However, most of these race analogies fail to establish a clear finish line between the competitors in question.
Sierra Nevada Corporation won’t be using its own hybrid rockets for its Dream Chaser space shuttle, making it the second company in recent months after Virgin Galactic to dump the nitrous oxide-rubber motors.
Kathy Lueders, program manager for NASA’s Commercial Crew Program (CCP), revealed the change in an update during the third quarterly meeting of the Aerospace Safety Advisory Panel (ASAP) on July 24.
“SNC has also baselined a new propulsion system design (a pure liquid system design rather than a hybrid) in conjunction with their purchase of ORBITEC,” according to the meeting minutes.
Dream Chaser would have used two small hybrid motors per flight. Virgin Galactic’s SpaceShipTwo would have used one larger nitrous oxide-rubber hybrid motor.
Deep Space last month opened a lab and office at the NASA Ames Research Park at Moffett Field in Silicon Valley, and expanded its staff. The new facility provides space to begin assembly of the company’s initial spacecraft for an exciting project to be announced next month, with room to expand. The new location enhances the visibility of Deep Space with the NASA-Ames leadership for partnering and contracting. Ames is NASA’s lead center for small spacecraft and hosts a number of agency experts in commercial space. The new facility is in close proximity to technology-savvy investors, partners and a skilled technology workforce.
Space Exploration Technologies, the commercial space transportation startup founded by Elon Musk with ambitions to land people on Mars, is raising investment that values the company somewhere south of $10 billion, TechCrunch has learned.
NASA declined today (August 18) to confirm rumors that it will announce the winner(s) of the Commercial Crew Transportation Capability (CCtCAP) contract by the end of the month, but anticipation is mounting. Whenever it happens, it will be a major step forward for the commercial crew program and achieving the oft-stated goal of restoring America’s ability to launch American astronauts into space on American rockets from American soil.
A NASA spokesman replied to an email query this morning by saying only that NASA still expects to make an announcement in the late-August, early-September time frame, as it has been saying for months.
Almost five years after beginning its search for a U.S.-developed spacecraft to carry humans into orbit, NASA is poised to award at least one contract to its industry partners in the Commercial Crew Program.
The three contenders—Boeing, Space Exploration Technologies (SpaceX) and Sierra Nevada Corp.—could hear as soon as the end of August which of their proposed vehicles has been selected for a Commercial Crew Transportation Capability contract to fly to the International Space Station.
Space News: 1:54 - Copenhagen static fire of their HEAT2X engine 5:20 - Falcon 9 re-entering on Orbcomm mission 6:55 - WorldView-3 Satellite Launched 9:10 - ULA announces new president and CEO 11:07 - Chinese surveillance satellites launched via Long March 14:29 - SPACEHACK.org - a directory of ways to participate in space exploration.
Parabolic Arc sources say that Virgin Galactic is operating under a Dec. 31 deadline to fly Branson into space from its primary backer, aabar Investments. Virgin Galactic denies it is under any deadline from aabar, which is owned by the Abu Dhabi government.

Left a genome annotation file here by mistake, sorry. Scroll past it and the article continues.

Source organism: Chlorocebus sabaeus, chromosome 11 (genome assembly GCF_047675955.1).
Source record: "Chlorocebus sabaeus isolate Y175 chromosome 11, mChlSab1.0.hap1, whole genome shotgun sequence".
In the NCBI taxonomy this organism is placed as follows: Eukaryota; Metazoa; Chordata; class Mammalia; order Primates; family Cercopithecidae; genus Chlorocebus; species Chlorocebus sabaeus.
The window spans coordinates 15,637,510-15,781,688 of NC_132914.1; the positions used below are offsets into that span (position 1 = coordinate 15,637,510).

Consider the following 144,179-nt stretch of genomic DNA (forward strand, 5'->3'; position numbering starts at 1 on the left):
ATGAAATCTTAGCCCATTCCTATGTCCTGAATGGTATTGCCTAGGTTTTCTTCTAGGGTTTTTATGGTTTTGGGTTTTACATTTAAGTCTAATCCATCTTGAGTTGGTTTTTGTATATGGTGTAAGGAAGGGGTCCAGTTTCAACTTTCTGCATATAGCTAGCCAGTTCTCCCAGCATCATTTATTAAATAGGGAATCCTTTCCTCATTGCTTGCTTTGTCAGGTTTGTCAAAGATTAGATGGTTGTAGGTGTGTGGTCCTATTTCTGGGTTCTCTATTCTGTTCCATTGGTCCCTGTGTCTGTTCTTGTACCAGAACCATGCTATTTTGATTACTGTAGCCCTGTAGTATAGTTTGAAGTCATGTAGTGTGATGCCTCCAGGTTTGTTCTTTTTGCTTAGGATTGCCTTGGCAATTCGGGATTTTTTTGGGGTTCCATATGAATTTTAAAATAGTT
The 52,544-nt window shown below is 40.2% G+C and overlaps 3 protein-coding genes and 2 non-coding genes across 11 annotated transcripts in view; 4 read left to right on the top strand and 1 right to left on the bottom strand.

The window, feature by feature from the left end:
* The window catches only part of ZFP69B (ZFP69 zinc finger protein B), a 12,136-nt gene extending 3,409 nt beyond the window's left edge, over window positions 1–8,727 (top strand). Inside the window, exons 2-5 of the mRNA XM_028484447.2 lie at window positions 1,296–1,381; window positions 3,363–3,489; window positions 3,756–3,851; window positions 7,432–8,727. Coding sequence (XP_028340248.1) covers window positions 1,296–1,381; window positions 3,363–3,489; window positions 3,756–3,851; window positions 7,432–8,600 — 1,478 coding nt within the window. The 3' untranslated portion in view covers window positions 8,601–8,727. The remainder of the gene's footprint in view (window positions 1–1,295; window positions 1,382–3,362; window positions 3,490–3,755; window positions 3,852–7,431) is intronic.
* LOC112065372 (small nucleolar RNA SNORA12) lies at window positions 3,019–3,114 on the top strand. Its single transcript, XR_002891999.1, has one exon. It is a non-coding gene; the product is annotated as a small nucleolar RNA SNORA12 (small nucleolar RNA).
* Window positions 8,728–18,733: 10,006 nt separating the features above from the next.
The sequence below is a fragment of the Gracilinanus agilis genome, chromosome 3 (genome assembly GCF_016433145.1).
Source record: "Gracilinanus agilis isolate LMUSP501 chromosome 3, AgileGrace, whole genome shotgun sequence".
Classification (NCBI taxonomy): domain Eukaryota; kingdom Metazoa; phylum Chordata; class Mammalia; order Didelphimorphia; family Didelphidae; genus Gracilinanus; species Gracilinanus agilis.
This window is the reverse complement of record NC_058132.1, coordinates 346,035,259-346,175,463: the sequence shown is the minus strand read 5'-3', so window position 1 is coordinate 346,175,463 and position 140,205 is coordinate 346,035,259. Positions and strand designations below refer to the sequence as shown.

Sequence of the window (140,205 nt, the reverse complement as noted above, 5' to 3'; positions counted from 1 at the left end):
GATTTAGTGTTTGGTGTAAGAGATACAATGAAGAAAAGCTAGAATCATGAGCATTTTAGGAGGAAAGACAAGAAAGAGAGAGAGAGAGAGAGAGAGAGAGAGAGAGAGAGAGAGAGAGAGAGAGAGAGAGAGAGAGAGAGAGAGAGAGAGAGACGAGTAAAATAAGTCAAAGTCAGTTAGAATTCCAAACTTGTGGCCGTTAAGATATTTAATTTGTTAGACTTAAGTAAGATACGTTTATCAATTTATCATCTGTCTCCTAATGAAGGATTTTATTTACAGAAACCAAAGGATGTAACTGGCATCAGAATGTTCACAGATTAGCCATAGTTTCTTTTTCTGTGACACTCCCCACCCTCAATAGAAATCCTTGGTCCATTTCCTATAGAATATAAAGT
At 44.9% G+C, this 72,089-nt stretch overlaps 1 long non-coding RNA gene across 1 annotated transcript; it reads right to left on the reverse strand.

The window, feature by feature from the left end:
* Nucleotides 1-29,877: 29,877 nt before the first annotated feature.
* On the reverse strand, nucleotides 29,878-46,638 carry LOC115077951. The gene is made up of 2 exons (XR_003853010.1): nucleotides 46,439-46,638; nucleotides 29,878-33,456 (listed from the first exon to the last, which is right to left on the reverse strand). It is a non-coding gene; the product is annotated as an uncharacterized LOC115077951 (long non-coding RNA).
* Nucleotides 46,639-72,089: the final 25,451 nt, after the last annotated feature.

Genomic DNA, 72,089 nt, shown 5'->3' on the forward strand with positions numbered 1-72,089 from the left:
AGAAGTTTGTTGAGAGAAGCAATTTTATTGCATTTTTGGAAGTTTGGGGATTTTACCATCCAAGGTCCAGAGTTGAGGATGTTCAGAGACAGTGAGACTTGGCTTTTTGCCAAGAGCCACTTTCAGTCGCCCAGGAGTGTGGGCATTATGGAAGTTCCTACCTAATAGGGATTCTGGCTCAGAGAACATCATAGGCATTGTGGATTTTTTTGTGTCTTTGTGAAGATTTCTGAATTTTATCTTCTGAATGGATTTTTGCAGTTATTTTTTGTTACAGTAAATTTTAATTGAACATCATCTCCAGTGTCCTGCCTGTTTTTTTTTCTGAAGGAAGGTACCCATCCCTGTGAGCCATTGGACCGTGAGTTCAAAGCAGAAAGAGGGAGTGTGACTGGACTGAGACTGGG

SpaceShipTwo has flown three times using rubber-nitrous oxide engines that burned for 16, 20 and 20 seconds apiece. On the final flight, the spacecraft reached 71,000 feet after being dropped from its WhiteKnightTwo mother ship from about 50,000 feet.
Seven months have passed since that Jan. 10 flight. SpaceShipTwo has been modified to use a new nylon-nitrous oxide engine that burns smoother and will take the ship to a higher altitude. The goal is to get above 50 miles or 264,000 feet.
If there was a prize for the most isolated memorial to an America astronaut, the one for Maj. Michael J. Adams would win by a wide margin.
From Mojave, it’s a drive of nearly 50 miles through the sagebrush and Joshua trees, around dry Koehn Lake, and through the old mining towns of Randsburg and Johannesburg before you reach the unmarked dirt road leading to the site. A half mile of bad road later, you arrive at the modest but heartfelt memorial to one of America’s forgotten space heroes.
Sierra Nevada Corporation’s (SNC) Dream Chaser spacecraft is “on track for its anticipated first launch in November 2016,” Mark Sirangelo, corporate vice president of SNC Space Systems, told a press conference on August 5 at the AIAA SPACE 2014 Forum in San Diego.
Sirangelo explained “that the first launch, out of Florida’s Space Coast, would be one of two required for certification of the spacecraft, and will be unmanned.” The second launch, scheduled for November 2017, would be manned and piloted.” Sirangelo told the audience that “the tests are on track, and that the launch slots have been obtained.” He noted that SNC would fly “five test flights of Dream Chaser, with three of them being manned, in order to by fully comfortable with the craft’s ability to carry humans into space."
Imagine flying in America's first space taxi, seeing Earth fade into the distance. Boeing is revolutionizing space travel and is one step closer to making it possible for you to experience previously what only astronauts could: space travel. See more Boeing innovations at http://buildsomethingbetter.com.
Interest in small satellites is bigger than ever before, given the numbers of such satellites launched and plans for future systems. Jeff Foust reports on what the future may hold for smallsat applications, and whether this growing demand could support development of dedicated smallsat launch systems.
SpaceX’s next Dragon spacecraft has been recruited to deliver a replacement set of batteries to the International Space Station (ISS), after an issue during ground testing caused NASA to postpone a set of upcoming EVAs. The utilization of September’s CRS-4/SpX-4 mission is not the first time a Dragon has come to the aid of the ISS’ spacewalk plans. The next Dragon is patiently waiting her turn in a schedule that is set to be a breakout year for SpaceX, with a conveyor belt of launches in full swing: